EAGAN, Minn. (AP) — The Minnesota Vikings rarely strayed from a commitment to rushing over the last five years since Dalvin Cook was drafted, a strategy previous coach Mike Zimmer felt so strongly about that he more than once publicly criticized the play-calling by his offensive coordinator.
The signs of a philosophy shift have been apparent, beginning with the selection of Zimmer's predecessor, Kevin O'Connell, from the Super Bowl champion Los Angeles Rams.
After two games, small sample size notwithstanding, the difference is clear.
Cook had a career-low six carries in the 24-7 loss at Philadelphia on Monday night, and he has 107 yards on 26 attempts on the season. Even with seven catches, tied for second on the team, Cook has had a remarkably quiet start.
“We’ll continue to work through that to make sure we get him touches. How are we packaging plays to not get talked out of running the football? And I think that’ll be key for us moving forward. Not just this week, but a lot of time the rest of the season,” O'Connell said. “He’s a very important player to our offense. I have all the confidence in the world in him, and I’ve got to do a better job of making sure that I get him in a rhythm.”
From 2018-21, quarterback Kirk Cousins’ first four years in Minnesota and the first four full seasons for Cook after an ACL tear aborted his rookie year in Week 4, the Vikings called passes on 49.4% of their first-down plays. That ranked 20th in the NFL over that span, according to Sportradar data.
For second-down distances of 8 yards and longer, the Vikings were the most infrequent passing team in the league at 60.2% of those snaps over the previous four seasons.
This year, they've passed on 61.4% of first downs, per Sportradar, for the NFL's second-highest rate. That number, of course, is influenced by the fluke occurrence of having only 21 snaps in the first half against the Eagles after consecutive three-and-out possessions to start the game while their opponent hogged the ball on three 80-plus-yard touchdown drives.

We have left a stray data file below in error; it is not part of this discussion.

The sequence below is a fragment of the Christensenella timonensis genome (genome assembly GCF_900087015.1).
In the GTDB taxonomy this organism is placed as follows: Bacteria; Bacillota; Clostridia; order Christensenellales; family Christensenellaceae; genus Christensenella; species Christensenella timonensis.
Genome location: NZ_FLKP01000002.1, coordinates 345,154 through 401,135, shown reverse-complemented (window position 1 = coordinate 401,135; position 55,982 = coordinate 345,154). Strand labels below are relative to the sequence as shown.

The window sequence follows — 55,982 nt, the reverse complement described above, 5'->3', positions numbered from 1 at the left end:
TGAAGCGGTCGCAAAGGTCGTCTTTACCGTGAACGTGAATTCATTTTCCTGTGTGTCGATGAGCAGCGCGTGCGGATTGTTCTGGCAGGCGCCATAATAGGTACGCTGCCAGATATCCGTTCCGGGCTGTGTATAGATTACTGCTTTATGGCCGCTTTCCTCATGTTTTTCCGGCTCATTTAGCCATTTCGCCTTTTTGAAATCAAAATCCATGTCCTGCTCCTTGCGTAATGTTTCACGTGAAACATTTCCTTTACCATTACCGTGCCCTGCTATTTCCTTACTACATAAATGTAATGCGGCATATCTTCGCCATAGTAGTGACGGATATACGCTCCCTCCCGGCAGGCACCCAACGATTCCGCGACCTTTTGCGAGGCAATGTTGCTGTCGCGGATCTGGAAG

The Vikings trailed by three scores for the entire second half, increasing their urgency to throw. But it's hard to picture a Zimmer-coached Vikings team that wouldn't have at least tried to mix in a few more runs in a game like that.
“You kind of have to balance both. It’s kind of hard as a coach,” Cook said.
Part of Zimmer's insistence stemmed from his dual role as the de facto defensive coordinator who called the game on that side of the ball throughout his eight-year tenure. Running the ball, and of course moving the chains, can be a tired defensive player's best friends.
There's also the issue of establishing a flow of the play-calling to allow a star to maximize his strengths, a factor that can apply to wide receivers as well as running backs. Cook has not been able to find that rhythm yet.
“If we don’t have a productive run on first down and third down we don’t convert, now we just missed out on a potential first- or second-down call or third-down call to run the football again,” Cousins said. “It kind of all ties together. It’s amazing how when you’re efficient in one area, it can help the other area take off.”
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